In an unprecedented show of solidarity with Cancordia students currently embroiled in legal action over Access to Information (ATI) requests, the McGall administration has released blueprints to the entire McGall University campus, as well as access codes “to all the buildings.”
Speaking at the release of the documents, McGall PR Mascot Sweetie Boy-Sweet said that the administration decided to release the documents “to show our support for, and solidarity with, the ‘Cancordia 21.’”
The Cancordia 21 are a group of students currently being taken to the provincial court over allegations that they “want to know too much.”
In a motion filed January 12 to the Commission de telling de truth – the provincial body that oversees ATIs – Cancordia alleges that a “complex system” has been put in place by the 21 respondents named in the motion “as a retaliatory measure against Cancordia in the aftermath of the 2011-2012 food fights.”
Cancordia alleges that the group, acting only at night and using advanced technology and “more than one password,” have made “upwards of ten” ATI requests, and that the “systematic” and “repetitious” nature of the ATIs “is abusive and hurtful.”
Cancordia claims that the group’s “troublesome attempts to break through the gates of knowledge using legal means and legally acquired tools such as laptops, pens, and paper [is] upsetting.”
Boy-Sweet told The Twice-a-Weekly that McGall decided to release the documents both to support the Cancordia 21, and because the administration had grown tired of Cancordia’s “deception and lies.”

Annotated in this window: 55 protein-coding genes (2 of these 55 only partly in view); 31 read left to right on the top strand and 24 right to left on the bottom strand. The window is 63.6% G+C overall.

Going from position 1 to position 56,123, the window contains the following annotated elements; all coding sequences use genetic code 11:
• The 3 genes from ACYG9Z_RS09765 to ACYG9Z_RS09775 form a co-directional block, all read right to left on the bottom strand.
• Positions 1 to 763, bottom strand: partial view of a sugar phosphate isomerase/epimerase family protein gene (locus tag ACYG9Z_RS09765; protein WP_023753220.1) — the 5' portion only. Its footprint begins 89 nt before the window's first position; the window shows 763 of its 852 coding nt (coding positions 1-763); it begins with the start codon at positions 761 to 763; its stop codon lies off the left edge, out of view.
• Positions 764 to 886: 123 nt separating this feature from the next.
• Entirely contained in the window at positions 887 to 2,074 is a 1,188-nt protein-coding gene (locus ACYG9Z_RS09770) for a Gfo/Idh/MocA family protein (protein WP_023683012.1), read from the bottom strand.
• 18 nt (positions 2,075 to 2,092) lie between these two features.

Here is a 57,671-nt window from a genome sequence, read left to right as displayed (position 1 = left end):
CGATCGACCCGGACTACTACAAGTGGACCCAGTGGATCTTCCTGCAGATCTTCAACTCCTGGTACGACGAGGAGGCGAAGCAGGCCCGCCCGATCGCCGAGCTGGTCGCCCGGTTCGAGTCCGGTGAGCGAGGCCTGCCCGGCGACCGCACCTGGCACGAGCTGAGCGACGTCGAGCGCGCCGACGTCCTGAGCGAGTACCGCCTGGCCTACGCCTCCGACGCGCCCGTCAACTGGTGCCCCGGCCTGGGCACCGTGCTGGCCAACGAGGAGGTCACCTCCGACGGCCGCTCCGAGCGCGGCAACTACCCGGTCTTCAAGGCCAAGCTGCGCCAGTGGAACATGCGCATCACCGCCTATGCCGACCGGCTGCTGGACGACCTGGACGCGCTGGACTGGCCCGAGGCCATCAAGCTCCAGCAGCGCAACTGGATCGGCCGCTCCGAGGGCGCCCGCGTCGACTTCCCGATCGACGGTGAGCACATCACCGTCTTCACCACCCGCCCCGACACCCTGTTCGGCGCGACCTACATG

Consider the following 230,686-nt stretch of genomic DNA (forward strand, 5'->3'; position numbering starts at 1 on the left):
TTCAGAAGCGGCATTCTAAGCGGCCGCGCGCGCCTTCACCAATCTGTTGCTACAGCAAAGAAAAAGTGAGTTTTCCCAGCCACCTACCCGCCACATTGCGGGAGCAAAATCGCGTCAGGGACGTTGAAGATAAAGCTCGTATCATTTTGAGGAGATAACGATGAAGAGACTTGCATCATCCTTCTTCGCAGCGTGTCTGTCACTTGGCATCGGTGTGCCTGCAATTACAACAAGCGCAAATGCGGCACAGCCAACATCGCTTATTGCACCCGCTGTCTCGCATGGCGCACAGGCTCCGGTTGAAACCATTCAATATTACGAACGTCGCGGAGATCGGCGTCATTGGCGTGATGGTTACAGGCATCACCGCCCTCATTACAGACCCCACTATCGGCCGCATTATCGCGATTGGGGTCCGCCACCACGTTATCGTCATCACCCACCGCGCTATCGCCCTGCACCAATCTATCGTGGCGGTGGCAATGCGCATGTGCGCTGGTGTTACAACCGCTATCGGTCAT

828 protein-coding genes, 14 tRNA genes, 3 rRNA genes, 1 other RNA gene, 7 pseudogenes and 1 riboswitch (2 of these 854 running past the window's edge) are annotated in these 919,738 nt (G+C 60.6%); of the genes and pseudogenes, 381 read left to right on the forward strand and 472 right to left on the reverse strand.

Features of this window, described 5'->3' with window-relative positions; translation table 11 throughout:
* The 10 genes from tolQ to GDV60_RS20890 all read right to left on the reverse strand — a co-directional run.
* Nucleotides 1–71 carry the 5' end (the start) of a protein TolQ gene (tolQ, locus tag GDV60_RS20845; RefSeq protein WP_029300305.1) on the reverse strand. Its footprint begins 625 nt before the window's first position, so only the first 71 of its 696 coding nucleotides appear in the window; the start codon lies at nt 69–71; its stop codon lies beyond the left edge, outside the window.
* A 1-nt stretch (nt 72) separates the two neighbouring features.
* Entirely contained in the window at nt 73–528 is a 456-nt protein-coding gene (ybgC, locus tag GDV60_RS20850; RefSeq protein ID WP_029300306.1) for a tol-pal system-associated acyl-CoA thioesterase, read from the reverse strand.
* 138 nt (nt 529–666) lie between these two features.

“Frankly, Cancordia have embarrassed us [universities] all. As institutions, we [universities] are meant to further humanity’s knowledge, not keep it locked away, or use it for bombing innocent people in other countries. We felt the only moral response to their attempt to close the gates of knowledge was to literally just give you everything.”
“We could not, in good conscience, continue to allow McGall’s extensive resources – two campuses, advanced research laboratories, and some of the finest minds alive today – to remain closed to students. The distribution of knowledge and resources are some of this University’s most mission-critical and pressing matters, and must be attended to,” McGall Secretary Admiral Stephen Swoopdown told The Twice-a-Weekly.
The Twice-a-Weekly understands that the total number of documents released exceeds 100,000, something Swoopdown said “was remarkably easy to do because we have computers.”
“We just search and then click print and then get the intern to put them in an envelope. It’s a very simple and cheap process, thanks to computers, electricity, and unpaid labour,” he said.
As well as access codes to all of McGall’s buildings, including what is described as HMB’s “extensive and fully-stocked wine cellar,” the release includes blueprints to the entire downtown campus.
“I drew in the arrows pointing to the military research labs by hand,” said Swoopdown.
The blueprints show that a small, “lair-like” space exists just below the room B24 of the basement of the SSMU building.
“It’s difficult to tell what it’s for,” said U5 Architecture student Ian McBrickington. “But rooms of this type are commonly found in war trenches and medieval castles. [They] were often used for espionage.”